Neutralizing antibody responses in Africa green monkeys naturally infected with simian immunodeficiency virus (SIVagm)

Michael M. Gicheru, Moses Otsyula, Paul Spearman, Barney S. Graham, Chris J Miller, Harriet L. Robinson, Nancy L. Haigwood, David C. Montefiori

Research output: Contribution to journalArticle

17 Scopus citations

Abstract

This study assessed the magnitude and cross-reactivity of the neutralizing antibody response generated by natural SIV infection in wild-caught African green monkeys. Neutralizing antibodies of variable potency, sometimes exceeding a titer of 1:1,000, were detected in 20 of 20 SIV-seropositive African green monkeys in Kenya. Detection of those neutralizing antibodies was dependent on the strain of virus and the cells used for assay, where the most sensitive detection was made with SIVagm1532 in Sup T1 cells. Potent neutralization of SIVagm1532 was seen with contemporaneous autologous serum. Potent neutralization was also detected with laboratory-passaged SIVmac251 and SIVsmB670, but not with SIVsmE660 and two additional strains of SIVagm. Serum samples from rhesus macaques (Macaco mulatta) experimentally infected with either SIVmac251 or SIVsmE660 were capable of low-level neutralization of SIVagm. These results indicate that natural infection with SIV can generate strain-specific neutralizing antibodies in African green monkeys. They also indicate that some neutralization determinants of SIVagm are partially shared with SIV strains that arose in sooty mangabys and were subsequently transmitted to rhesus macaques.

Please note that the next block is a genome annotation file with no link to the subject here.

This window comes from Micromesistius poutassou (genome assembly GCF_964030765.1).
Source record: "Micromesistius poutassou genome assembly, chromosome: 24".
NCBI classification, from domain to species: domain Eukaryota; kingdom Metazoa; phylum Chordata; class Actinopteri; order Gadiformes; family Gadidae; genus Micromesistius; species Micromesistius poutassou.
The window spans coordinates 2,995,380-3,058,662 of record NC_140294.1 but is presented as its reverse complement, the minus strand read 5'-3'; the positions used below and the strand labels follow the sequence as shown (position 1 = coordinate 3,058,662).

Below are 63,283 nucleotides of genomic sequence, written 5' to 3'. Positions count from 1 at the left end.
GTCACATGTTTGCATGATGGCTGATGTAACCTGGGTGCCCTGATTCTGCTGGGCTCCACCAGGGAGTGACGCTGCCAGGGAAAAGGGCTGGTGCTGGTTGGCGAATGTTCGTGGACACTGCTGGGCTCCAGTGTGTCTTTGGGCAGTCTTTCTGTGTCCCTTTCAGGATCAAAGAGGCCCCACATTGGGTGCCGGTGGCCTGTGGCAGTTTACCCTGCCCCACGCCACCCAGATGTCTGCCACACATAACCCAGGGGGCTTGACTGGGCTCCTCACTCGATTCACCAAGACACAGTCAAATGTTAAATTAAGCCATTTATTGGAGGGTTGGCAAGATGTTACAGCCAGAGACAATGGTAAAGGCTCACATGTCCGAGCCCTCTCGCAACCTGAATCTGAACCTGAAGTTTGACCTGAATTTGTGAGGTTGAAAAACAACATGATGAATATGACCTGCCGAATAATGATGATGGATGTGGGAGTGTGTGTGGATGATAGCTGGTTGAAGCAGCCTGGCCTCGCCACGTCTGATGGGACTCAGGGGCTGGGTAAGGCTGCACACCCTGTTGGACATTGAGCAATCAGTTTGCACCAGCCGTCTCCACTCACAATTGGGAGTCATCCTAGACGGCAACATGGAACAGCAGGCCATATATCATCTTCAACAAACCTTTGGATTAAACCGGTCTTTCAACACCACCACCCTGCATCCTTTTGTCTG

Original languageEnglish (US)
Pages (from-to)97-104
Number of pages8
JournalJournal of Medical Primatology
Volume28
Issue number3
StatePublished - Jun 1999

Keywords

  • Antibodies
  • Neutralization
  • Nonhuman
  • Primates
  • SIV

ASJC Scopus subject areas

  • Animal Science and Zoology
  • veterinary(all)

Fingerprint Dive into the research topics of 'Neutralizing antibody responses in Africa green monkeys naturally infected with simian immunodeficiency virus (SIVagm)'. Together they form a unique fingerprint.

  • Cite this

    Gicheru, M. M., Otsyula, M., Spearman, P., Graham, B. S., Miller, C. J., Robinson, H. L., Haigwood, N. L., & Montefiori, D. C. (1999). Neutralizing antibody responses in Africa green monkeys naturally infected with simian immunodeficiency virus (SIVagm). Journal of Medical Primatology, 28(3), 97-104.